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Bikers' Rights: Heads Up Bikers: Give Bette Liu Your Feedback On Her Latest Lid Release

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Heads Up Bikers:
Give Bette Liu Your Feedback On Her Latest Lid Release
Release Number 0038

Motorcycling Endurance Riders
Bikers Rights, Motorcyclists Rights, Long Distance Motorcycle Riding

Extreme Long Distance Endurance Motorcycle Rider IronBoltBruce Oxford epidemiologist Dr. Bette Liu (email: bette.liu@ceu.ox.ac.uk) is the lead author of a new--i.e. updated--international motorcycle helmet study summarized below. As you might expect, her research confirms the UTILITY OF HELMETS, with which I agree. My concern, however, is that it will be used to perpetuate the FUTILITY OF HELMET LAWS, with which I do not. I ask that you please read the information below, and then:

1. Give your feedback to the lead author of the report, Dr. Bette Liu, by emailing her here:

bette.liu@ceu.ox.ac.uk

2. Post your comments about the report online here:

http://tinyurl.com/33qmq3

3. Share your thoughts on the ramifications of this report in open forum here:

http://tinyurl.com/38ketk

***

HELMETS FOR PREVENTING INJURY IN MOTORCYCLE RIDERS

Authors: Liu BC, Ivers R, Norton R, Boufous S, Blows S, Lo SK

Source: http://www.cochrane.org/reviews/
en/ab004333.html

SUMMARY

Helmets are shown to reduce motorcyclist head injury and death. Motorcyclists are at high risk in traffic crashes, particularly for head injury. A review of studies concluded that helmets reduce the risk of head injury by around 69% and death by around 42%. There is, so far, insufficient evidence to compare the effectiveness of different types of helmet. Some studies have suggested that helmets may protect against facial injury and that they have no effect on neck injury, but more research is required for a conclusive answer. The review supports the view that helmet use should be actively encouraged worldwide for rider safety.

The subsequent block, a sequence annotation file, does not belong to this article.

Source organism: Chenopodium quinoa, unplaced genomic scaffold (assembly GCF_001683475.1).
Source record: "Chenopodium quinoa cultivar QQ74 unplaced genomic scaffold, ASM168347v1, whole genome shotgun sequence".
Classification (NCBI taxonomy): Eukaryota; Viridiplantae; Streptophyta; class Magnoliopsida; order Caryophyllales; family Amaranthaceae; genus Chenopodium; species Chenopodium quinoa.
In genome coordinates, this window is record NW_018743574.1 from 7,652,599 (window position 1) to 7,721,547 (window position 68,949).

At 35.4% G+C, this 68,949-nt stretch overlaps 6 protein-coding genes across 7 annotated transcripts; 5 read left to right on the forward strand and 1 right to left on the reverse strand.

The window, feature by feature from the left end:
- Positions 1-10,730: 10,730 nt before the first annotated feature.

This is a Cochrane review abstract and plain language summary, prepared and maintained by The Cochrane Collaboration, currently published in The Cochrane Database of Systematic Reviews 2007 Issue 4, Copyright 2007 The Cochrane Collaboration. Published by John Wiley and Sons, Ltd.. The full text of the review is available in The Cochrane Library (ISSN 1464-780X). This record should be cited as: Liu BC, Ivers R, Norton R, Boufous S, Blows S, Lo SK. Helmets for preventing injury in motorcycle riders. Cochrane Database of Systematic Reviews 2004, Issue 2. Art. No.: CD004333. DOI: 10.1002/14651858.CD004333.pub3

This version first published online: April 19. 2004 Date of last subtantive update: October 25. 2007

ABSTRACT

Background

Motorcycle crash victims form a high proportion of those killed or injured in road traffic crashes. Injuries to the head, following motorcycle crashes, are a common cause of severe morbidity and mortality. It seems intuitive that helmets should protect against head injuries but it has been argued that motorcycle helmet use decreases rider vision and increases neck injuries. This review will collate the current available evidence on helmets and their impact on mortality, and head, face and neck injuries following motorcycle crashes.

Objectives

To assess the effects of wearing a motorcycle helmet in reducing mortality and head and neck injury following motorcycle crashes.

Search strategy

We searched the Cochrane Injuries Group Specialised Register, Cochrane Central Register of Controlled Trials (The Cochrane Library issue 2, 2007), MEDLINE (up to April 2007), EMBASE (up to April week 16, 2007), CINAHL (January 1982 to February 2003), TRANSPORT (up to issue 12, 2006) (TRANSPORT combines the following databases: Transportation Research Information Services (TRIS) International Transport Research Documentation (ITRD) formerly International Road Research Documentation (IRRD), ATRI (Australian Transport Index) (1976 to Feb 2003), Science Citation Index were searched for relevant articles. Websites of traffic and road safety research bodies including government agencies were also searched. Reference lists from topic reviews, identified studies and bibliographies were examined for relevant articles.